Written, directed, and produced by actor Edward Norton, Motherless Brooklyn is a well-crafted neo-noir crime drama that is somewhat remarkable for its unique storytelling and fascinating characters but, unfortunately, is bogged down by convoluted plotlines and a long runtime. Set in 1957 in New York City, the film follows a private investigator named Lionel Essrog, played by Edward Norton in a very committed performance, who has struggled his whole life with Tourette syndrome yet has a photographic memory that makes him an asset for the detective agency he works for under his beloved boss Frank Minna, played by Bruce Willis. Eventually, he is taken on a rabbit hole as he tries to uncover the circumstances surrounding Frank’s death, which is personally devastating since Frank is the one who saved him from an orphanage when Lionel was a child. Lionel is deeply committed to the investigation and is hesitantly assisted by the other investigators that work for Frank’s agency, including a rather suspicious detective who is played by Bobby Cannavale. Posing as a reporter, Lionel learns much more about the corrupt inner-workings of the city and its boroughs and the real power structure led by a publicly unassuming municipal official and developer named Moses Randolph, played by Alec Baldwin. Appearing rather odd to those he encounters along the way as a result of his Tourette-induced quirks, Lionel realizes that Moses may have something to do with Frank’s murder after he talks with an eccentric man named Paul, played by Willem Dafoe. He is suspicious of Moses after he connects several clues left behind by Frank that take him to a beautiful African American woman named Laura Rose, played by Gugu Mbatha-Raw, who works for an organization fighting gentrification and the overdevelopment of minority neighborhoods. Throughout the movie, a romantic relationship between Lionel and Laura seems to be developing, which forces Lionel to open up and reveal some of his secrets. Without giving too much of the story away, suffice it to say that the film is chock-full of plot twists that can be overly complicated and drawn-out. Overall, I thought the multi-talented Edward Norton did a great job of recreating the trappings of a classic film noir with dark and mysterious settings, characters with believable backstories, and a quintessential detective story. However, it could have been a much better movie if it was more condensed into a shorter and less confusing story that could be better followed by the audience.
The third film in a franchise that began with the television series of the same name that first premiered in 1976, Charlie’s Angels is a fairly typical action Hollywood Blockbuster with some entertaining moments that is above average at best and did exceed my low expectations. Like the television series and the movies, the story revolves around a group of female spies working for the secret organization known as the Townsend Agency that is comprised of all female agents under the leadership of several individuals referred to as Bosleys. We first meet Angels Sabina, played by Kristen Stewart, and Jane, played by Ella Balinska, on a mission in Rio de Janeiro for the high-level operative John Bosley, played by Patrick Stewart, who is the original Bosley working for Townsend and is about to retire. A year later, they find themselves in London to investigate a new powerful technology developed by a large tech conglomerate owned by billionaire Alexander Brock, played by Sam Claflin, after it is brought to their attention by a brilliant programmer named Elena, played by Naomi Scott. The sometimes wild and terrifically smart Sabina and the beautiful former MI6 agent Jane are told to protect Elena who has knowledge that the technology she helped develop could be used as a deadly weapon if in the wrong hands. Eventually, the agents now working directly under Rebekah Bosley, played by Elizabeth Banks who also directed the film, are led to Istanbul to track down the devices that have been stolen by criminals and people working for Brock. Coming to be trusted by the Angels and Rebekah, Elena is recruited to become a Charlie’s Angel. The movie follows very much the formula of a light-hearted comedy action flick in that it is full of intense fight sequences, lots of plot twists, and fun and silly banter between the characters. Overall, I found it to be a mildly entertaining film that had its moments of thrills and laughter but with a feminist twist through the empowering portrayal of women secret agents taking down the bad guys. It was definitely not one of the best action comedies, but I was pleasantly surprised by how much better it was than what the promotional materials led the viewer to believe.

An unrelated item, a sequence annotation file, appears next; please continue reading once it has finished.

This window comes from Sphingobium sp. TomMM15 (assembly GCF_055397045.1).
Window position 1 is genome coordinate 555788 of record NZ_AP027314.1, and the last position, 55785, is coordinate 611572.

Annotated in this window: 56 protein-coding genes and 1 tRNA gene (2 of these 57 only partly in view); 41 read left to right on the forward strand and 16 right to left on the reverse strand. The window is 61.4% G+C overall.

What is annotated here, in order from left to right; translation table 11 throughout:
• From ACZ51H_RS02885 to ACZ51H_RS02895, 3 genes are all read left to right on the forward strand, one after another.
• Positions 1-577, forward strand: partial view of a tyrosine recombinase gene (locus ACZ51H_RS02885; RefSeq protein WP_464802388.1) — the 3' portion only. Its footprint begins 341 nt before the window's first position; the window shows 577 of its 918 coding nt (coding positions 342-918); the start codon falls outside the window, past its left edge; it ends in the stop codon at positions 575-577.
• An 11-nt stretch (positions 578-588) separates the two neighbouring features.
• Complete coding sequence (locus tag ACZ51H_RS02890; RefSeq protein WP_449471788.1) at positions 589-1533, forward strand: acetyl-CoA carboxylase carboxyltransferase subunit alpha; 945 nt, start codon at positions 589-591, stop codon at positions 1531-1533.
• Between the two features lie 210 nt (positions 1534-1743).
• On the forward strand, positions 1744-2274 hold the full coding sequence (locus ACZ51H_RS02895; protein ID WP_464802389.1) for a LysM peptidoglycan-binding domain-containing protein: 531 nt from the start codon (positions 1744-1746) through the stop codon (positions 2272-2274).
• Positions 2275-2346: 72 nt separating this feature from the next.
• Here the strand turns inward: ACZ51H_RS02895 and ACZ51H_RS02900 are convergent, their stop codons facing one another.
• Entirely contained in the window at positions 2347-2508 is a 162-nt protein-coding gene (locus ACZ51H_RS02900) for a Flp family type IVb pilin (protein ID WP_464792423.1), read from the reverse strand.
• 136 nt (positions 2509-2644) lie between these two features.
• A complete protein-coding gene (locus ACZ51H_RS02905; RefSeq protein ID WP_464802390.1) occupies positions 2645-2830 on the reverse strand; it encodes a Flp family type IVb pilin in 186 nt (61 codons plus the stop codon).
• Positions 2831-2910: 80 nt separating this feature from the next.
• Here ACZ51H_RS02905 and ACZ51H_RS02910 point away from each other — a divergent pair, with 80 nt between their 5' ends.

Directed by Roland Emmerich who is best known for such Hollywood Blockbusters as 1996’s Independence Day and 2000’s The Patriot, Midway is a large-scale war action movie that heavily relies on CGI special effects to recreate the pivotal Battle of Midway during World War II but does not fully satisfy as a well-rounded movie as a result of its fairly generic script and characters. Based on true events of the beginning of the American involvement in World War II, the movie shows the devastating surprise attack on the United States Pacific Fleet at Pearl Harbor in Hawaii by the Empire of Japan. The plot follows a bunch of American characters from the top with the Commander-in-chief of the U.S. Pacific Fleet Admiral Chester Nimitz, played by Woody Harrelson, to the top intelligence officer in the region Edwin Layton, played by Patrick Wilson, and all the way down to the Naval bomber and fighter pilots, including the real life Dick Best who is played by Ed Skrein and Wade McClusky who is played by Luke Evans. Also, unlike most traditional war movies, the film also follows several key Japanese Naval commanders and officers who are shown making battle decisions based on their best interest. After the somewhat haphazard introduction to almost too many characters to keep count, the story leads up to June 4, 1942 when the Japanese engage the American military at and around the remote islands of the Midway Atoll, a strategic base that allows for closer range to the Japanese Islands. What ensues is the Battle of Midway in which American aircraft carriers and their warplanes go up against the Japanese counterparts in what would become the one of the largest naval battles of World War II. In dramatic and spectacular fashion, the movie effectively uses special effects to capture what the battle must have been like with a constant flurry of aircraft and anti-aircraft fire on both sides. The main mission of the Americans is to destroy as many of the Japanese aircraft carriers as possible in order to recapture control of the Pacific Theater after the mass destruction of the United States Pacific Fleet at Pearl Harbor. The script also does scratch the surface of the personal lives of those involved, especially the Naval pilots, but is ineffective because it comes off as cheesy and formulaic, making for unnecessary storylines to the main thrust of the movie to portray a specific battle. Overall, I found it to be a suitably entertaining war movie that does a good job of using special effects to fashion realistic and thrilling battle sequences in order to tell the important story of the Battle of Midway, but, as a whole, relies on too many characters and a rather average screenplay to truly become an iconic war movie.